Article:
Watson Institute for International and Public Affairs
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Advancing Role of Women in International Security

February 6, 2012

Watson Institute Senior Fellow Catherine McArdle Kelleher was one of only 37 women and three academics in attendance at the 48th Munich Security Conference, held earlier this month in Germany. The conference’s 450 esteemed attendees included US Secretary of State Hillary Clinton and US Secretary of Defense Leon Panetta.

As part of the conference, Kelleher attended a breakfast in support of women in international security. Secretary of State Clinton spoke at the breakfast, saying more women should be involved in the international peacekeeping process – and recognizing Kelleher as the first president of Women in International Security, a global network dedicated to advancing women’s leadership in the international peace and security field.

Kelleher’s invitation to the Munich Security Conference was just the latest in a series of international honors, as she was selected last autumn to attend the December 2011 launch of the Women in Public Service Project and Colloquium at the US Department of State, an initiative bringing together women leaders from around the world, seeking to create the foundation for training institutes that are replicable and sustainable around the globe as part of the Women in Public Service initiative.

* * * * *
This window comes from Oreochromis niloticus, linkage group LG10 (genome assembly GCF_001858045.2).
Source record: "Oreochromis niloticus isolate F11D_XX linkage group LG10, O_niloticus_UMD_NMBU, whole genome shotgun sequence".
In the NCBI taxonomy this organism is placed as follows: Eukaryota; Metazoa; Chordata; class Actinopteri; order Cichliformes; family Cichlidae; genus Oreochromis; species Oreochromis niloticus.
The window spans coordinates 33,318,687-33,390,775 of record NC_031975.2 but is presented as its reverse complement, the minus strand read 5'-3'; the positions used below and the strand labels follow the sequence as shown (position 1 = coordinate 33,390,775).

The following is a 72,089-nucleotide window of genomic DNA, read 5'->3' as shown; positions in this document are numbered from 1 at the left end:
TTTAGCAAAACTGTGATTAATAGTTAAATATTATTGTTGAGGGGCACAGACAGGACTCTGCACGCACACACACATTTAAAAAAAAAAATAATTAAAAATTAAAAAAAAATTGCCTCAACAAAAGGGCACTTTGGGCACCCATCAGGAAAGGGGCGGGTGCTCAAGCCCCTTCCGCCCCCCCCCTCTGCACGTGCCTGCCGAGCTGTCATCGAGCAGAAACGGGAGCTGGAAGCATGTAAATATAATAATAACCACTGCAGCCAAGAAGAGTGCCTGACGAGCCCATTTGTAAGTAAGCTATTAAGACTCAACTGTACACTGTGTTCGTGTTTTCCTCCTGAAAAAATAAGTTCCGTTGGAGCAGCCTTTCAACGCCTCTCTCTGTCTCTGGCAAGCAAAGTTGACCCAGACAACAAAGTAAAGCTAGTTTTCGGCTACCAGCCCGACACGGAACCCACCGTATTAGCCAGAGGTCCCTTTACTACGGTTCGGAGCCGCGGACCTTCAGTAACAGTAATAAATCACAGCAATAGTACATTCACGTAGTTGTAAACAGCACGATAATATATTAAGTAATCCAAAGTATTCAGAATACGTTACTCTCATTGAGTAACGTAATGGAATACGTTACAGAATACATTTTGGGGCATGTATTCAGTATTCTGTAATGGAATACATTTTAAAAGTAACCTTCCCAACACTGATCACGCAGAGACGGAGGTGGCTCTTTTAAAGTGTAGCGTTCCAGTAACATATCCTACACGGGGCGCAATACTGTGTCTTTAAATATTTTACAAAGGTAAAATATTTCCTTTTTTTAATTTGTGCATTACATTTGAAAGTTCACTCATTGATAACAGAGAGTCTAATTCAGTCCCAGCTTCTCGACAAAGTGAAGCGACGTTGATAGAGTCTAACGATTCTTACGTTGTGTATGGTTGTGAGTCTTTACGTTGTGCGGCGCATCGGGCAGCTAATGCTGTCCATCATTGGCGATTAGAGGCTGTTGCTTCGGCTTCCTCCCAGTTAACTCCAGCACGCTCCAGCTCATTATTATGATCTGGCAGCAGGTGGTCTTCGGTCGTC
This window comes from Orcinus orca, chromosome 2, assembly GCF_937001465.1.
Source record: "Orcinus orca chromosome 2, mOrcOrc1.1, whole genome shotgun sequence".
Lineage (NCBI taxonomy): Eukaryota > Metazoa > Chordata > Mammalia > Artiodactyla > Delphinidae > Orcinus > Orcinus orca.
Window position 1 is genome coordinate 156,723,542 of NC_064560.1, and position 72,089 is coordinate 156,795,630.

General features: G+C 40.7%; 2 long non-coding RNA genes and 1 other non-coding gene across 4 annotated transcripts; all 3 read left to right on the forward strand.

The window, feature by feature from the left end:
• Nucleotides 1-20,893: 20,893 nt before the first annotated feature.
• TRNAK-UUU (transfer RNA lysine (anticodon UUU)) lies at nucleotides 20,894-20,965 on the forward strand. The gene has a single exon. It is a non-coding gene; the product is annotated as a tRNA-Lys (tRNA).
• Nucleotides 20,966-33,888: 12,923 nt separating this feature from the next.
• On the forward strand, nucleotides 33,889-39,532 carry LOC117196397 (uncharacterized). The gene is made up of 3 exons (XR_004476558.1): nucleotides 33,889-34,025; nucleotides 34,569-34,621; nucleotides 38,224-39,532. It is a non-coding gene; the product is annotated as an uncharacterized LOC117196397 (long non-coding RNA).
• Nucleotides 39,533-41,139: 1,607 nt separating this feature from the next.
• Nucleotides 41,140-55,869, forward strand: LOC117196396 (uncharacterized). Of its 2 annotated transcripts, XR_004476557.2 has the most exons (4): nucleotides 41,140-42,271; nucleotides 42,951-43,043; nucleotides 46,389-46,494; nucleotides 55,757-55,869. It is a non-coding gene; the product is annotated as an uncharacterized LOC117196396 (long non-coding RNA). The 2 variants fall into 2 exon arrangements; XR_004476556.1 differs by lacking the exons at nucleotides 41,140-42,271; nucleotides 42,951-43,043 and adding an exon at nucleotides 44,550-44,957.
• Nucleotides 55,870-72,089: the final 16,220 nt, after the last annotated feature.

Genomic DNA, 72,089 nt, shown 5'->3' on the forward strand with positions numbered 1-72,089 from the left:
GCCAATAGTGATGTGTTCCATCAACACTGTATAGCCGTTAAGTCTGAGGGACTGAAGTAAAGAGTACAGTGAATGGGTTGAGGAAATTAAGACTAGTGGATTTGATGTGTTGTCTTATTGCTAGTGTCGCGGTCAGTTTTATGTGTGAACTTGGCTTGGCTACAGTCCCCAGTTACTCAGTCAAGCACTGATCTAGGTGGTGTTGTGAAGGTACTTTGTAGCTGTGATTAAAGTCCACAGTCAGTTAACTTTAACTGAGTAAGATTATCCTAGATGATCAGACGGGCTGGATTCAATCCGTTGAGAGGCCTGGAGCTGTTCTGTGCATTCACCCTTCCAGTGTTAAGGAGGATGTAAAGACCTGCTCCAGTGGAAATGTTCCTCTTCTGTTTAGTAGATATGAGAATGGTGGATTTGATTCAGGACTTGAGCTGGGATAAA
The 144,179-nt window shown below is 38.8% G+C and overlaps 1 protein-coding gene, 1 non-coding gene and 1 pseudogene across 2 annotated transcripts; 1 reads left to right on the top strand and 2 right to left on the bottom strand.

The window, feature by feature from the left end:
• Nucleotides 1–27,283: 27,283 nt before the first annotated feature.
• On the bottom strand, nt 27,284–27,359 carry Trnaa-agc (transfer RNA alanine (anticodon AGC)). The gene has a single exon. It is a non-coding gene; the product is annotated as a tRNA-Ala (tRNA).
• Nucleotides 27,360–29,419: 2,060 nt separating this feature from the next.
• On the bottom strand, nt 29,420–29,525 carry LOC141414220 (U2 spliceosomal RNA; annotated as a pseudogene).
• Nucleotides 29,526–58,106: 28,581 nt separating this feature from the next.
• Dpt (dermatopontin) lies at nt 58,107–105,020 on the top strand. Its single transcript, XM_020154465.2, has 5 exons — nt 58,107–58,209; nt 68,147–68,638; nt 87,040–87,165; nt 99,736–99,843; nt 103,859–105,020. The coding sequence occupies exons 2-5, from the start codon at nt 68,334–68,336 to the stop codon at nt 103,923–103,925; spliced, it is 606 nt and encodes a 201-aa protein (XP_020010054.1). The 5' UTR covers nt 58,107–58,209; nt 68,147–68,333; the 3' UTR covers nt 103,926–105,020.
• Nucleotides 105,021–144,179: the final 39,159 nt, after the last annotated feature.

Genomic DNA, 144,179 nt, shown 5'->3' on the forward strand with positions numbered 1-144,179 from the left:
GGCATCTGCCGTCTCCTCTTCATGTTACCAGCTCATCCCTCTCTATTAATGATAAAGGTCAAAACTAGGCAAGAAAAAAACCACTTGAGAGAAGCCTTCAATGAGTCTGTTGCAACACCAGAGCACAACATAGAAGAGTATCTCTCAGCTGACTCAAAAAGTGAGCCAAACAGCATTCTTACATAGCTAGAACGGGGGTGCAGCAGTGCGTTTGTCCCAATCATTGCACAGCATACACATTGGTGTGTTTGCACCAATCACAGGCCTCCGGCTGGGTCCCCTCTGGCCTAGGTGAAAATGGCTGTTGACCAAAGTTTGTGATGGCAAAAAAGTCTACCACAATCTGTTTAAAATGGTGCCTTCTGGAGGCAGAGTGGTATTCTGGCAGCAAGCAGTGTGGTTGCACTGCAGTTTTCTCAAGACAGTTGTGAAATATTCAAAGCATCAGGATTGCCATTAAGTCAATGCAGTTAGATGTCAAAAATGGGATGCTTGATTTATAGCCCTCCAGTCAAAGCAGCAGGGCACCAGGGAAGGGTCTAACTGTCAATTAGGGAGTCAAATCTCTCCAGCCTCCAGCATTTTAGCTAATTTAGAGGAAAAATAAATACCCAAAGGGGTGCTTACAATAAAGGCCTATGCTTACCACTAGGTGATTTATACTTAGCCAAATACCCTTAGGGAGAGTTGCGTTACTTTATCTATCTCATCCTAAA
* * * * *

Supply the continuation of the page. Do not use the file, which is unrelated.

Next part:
Kelleher, who earned her PhD from the Massachusetts Institute of Technology, is professor emeritus of strategic research at the Naval War College in Newport, Rhode Island. She is the founder of the Center for International and Security Studies at the University of Maryland and a former senior fellow of foreign policy studies at the Brookings Institution. Kelleher also directed the Aspen Institute in Berlin.

Kelleher has served the US government in various capacities. Under the Clinton administration, she worked as deputy assistant secretary of defense for Russia, Ukraine, and Eurasia and as the secretary of defense's representative to NATO in Brussels. She was also on President Carter's National Security Council staff. In 2005, she completed 15 years of service as vice chair of the Committee on International Security and Arms Control of the National Academies of Sciences and directed annual policy dialogues with China, Russia, and India. In 2007, she became the second-ever recipient of the Joseph J. Kruzel Memorial Award for Public Service from the International Security Studies and Arms Control section of American Political Science Association, and she was named to the Naval Studies Board of the National Academies of Sciences. In 2009, the American Political Science Association honored her with its Hubert H. Humphrey Award in recognition of notable public service by a political scientist.

At the Watson Institute, Kelleher’s Dialogue among Americans, Russians, and Europeans (DARE) project has brought policymakers and academics together to discuss cooperation on security issues.